According to the response, the parole violation maximum sentence in No. 87of 1995 was scheduled to expire on June 16, 2008. (Id. at Exhibit K.) In addition, the parole violation maximum sentence from No. 3795 of 2005 was due to expire on December 3, 2009. (Id. at Exhibit R.) Respondent notes that the above expiration dates were subject to change due to Petitioner's May 29, 2008 arrest on new criminal charges. (Id. at ¶ 32.) It is also noted, however, that in his other pending habeas action before this Court, Petitioner has indicated that he is no longer confined and is currently residing in Wilkes-Barre, Pennsylvania. (Ascenzi v. Nish, Civil No. 3:CV-08-1418, Dkt. Entry # 27.) In addition, there has been no filing made in this matter by Petitioner since July 15, 2008. Petitioner's apparent discharge from custody, coupled with the unchallenged information that the parole violation maximum term on the pertinent sentence was scheduled to expire in June of 2008, raises a question of mootness.
Federal habeas corpus review allows a prisoner "to challenge the 'execution' of his sentence." Woodall v. Federal Bureau of Prisons, 432 F.3d 235, 241 (3d Cir. 2005). Habeas corpus review is available "where the deprivation of rights is such that it necessarily impacts the fact or length of detention." Leamer v. Fauver, 288 F.3d 532, 540 (3d Cir. 2002). In Suggs v. Bureau of Prisons, 2008 WL 2966740 *4 (D. N.J. July 31, 2008), it was reiterated that in cases where "a judgment in Petitioner's favor would not affect the fact or duration of Petitioner's incarceration, habeas relief is unavailable."
"[P]arties must continue to have a 'personal stake in the outcome' of the lawsuit." Lewis v. Continental Bank Corp., 494 U.S. 472, 477-78 (1990). For example, once a habeas corpus petitioner is released from custody, a federal court's authority to adjudicate the controversy is called into doubt. See Burkey v. Marberry, No. 07-4782, ___ F.3d ___, 2009 WL 385419, at *3 (3d Cir. Feb. 18, 2009). This is due to the fact that federal courts can only resolve actual cases or controversies, U.S. Const., Art. III, § 2, and this limitation subsists "through all stages of federal judicial proceedings. . . ." Id.; see also Steffel v. Thompson, 415 U.S. 452, 459 (1974) (the adjudicatory power of a federal court depends upon "the continuing existence of a live and acute controversy)" (emphasis in original). "Past exposure to illegal conduct is insufficient to sustain a present case or controversy . . . if unaccompanied by continuing, present adverse effects." Rosenberg v. Meese, 622 F. Supp. 1451, 1462 (S.D.N.Y. 1985) (citing O'Shea v. Littleton, 414 U.S. 488, 495-96 (1974)); see also Gaeta v. Gerlinski, Civil No. 3:CV-02-465, slip op. at p. 2 (M.D. Pa. May 17, 2002) (Vanaskie, C.J.).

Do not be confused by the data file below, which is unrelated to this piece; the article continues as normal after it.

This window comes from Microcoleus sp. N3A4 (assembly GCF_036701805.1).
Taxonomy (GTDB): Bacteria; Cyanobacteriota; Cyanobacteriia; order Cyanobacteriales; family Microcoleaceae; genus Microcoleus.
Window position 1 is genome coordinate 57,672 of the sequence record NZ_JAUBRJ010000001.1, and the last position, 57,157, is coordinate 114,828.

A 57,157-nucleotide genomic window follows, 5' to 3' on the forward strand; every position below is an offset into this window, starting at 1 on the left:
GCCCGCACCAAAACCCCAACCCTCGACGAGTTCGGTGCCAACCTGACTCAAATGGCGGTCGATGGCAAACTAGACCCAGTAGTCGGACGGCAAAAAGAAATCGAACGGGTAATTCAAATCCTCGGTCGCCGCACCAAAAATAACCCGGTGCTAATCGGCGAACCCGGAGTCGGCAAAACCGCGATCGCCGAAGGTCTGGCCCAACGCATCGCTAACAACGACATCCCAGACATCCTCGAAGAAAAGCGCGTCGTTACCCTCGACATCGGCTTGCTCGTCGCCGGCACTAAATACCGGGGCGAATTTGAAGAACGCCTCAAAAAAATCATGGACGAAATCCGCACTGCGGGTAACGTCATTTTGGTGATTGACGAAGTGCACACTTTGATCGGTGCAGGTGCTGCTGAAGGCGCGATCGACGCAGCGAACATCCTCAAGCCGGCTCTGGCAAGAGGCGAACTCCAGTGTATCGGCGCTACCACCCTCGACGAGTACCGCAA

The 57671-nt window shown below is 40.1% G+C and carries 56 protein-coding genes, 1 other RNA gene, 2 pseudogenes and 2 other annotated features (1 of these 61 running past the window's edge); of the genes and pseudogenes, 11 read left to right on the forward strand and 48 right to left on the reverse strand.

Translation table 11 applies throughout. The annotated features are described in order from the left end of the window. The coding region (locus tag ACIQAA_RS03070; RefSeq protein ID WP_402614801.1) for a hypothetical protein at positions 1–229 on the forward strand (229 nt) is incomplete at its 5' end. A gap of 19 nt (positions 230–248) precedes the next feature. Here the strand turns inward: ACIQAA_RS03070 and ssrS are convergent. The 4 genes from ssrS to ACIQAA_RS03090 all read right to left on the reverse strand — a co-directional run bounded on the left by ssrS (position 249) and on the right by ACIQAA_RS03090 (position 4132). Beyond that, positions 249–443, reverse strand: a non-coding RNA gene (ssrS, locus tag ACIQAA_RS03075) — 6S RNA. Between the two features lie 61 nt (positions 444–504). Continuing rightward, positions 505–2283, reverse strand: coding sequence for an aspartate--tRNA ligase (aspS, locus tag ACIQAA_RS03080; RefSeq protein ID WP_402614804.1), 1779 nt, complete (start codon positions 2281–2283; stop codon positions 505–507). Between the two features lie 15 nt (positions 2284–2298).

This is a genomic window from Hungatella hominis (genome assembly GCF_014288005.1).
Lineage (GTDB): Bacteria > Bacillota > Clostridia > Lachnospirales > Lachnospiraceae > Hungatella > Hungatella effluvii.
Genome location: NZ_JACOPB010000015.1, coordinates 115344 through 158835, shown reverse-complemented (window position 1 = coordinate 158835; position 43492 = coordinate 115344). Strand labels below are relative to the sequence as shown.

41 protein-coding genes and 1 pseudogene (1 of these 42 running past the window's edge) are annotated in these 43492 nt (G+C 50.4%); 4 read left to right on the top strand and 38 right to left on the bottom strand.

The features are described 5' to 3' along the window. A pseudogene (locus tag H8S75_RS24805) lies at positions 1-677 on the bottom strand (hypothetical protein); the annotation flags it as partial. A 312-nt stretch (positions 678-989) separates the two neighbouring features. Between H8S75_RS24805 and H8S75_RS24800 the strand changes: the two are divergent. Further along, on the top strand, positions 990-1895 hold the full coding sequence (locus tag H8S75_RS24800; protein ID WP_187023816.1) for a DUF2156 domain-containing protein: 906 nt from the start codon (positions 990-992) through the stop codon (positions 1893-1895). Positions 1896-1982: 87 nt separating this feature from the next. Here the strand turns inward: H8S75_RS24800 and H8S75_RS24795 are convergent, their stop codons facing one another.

As explained in Burkey in the context of a habeas corpus challenge to the execution of a sentence under 28 U.S.C. § 2241, "[i]ncarceration satisfies the case or controversy requirement; it is a concrete injury." Burkey, 2009 WL 385419, at *3. However, once the petitioner has been released, "some continuing injury, also referred to as a collateral consequence, must exist for ...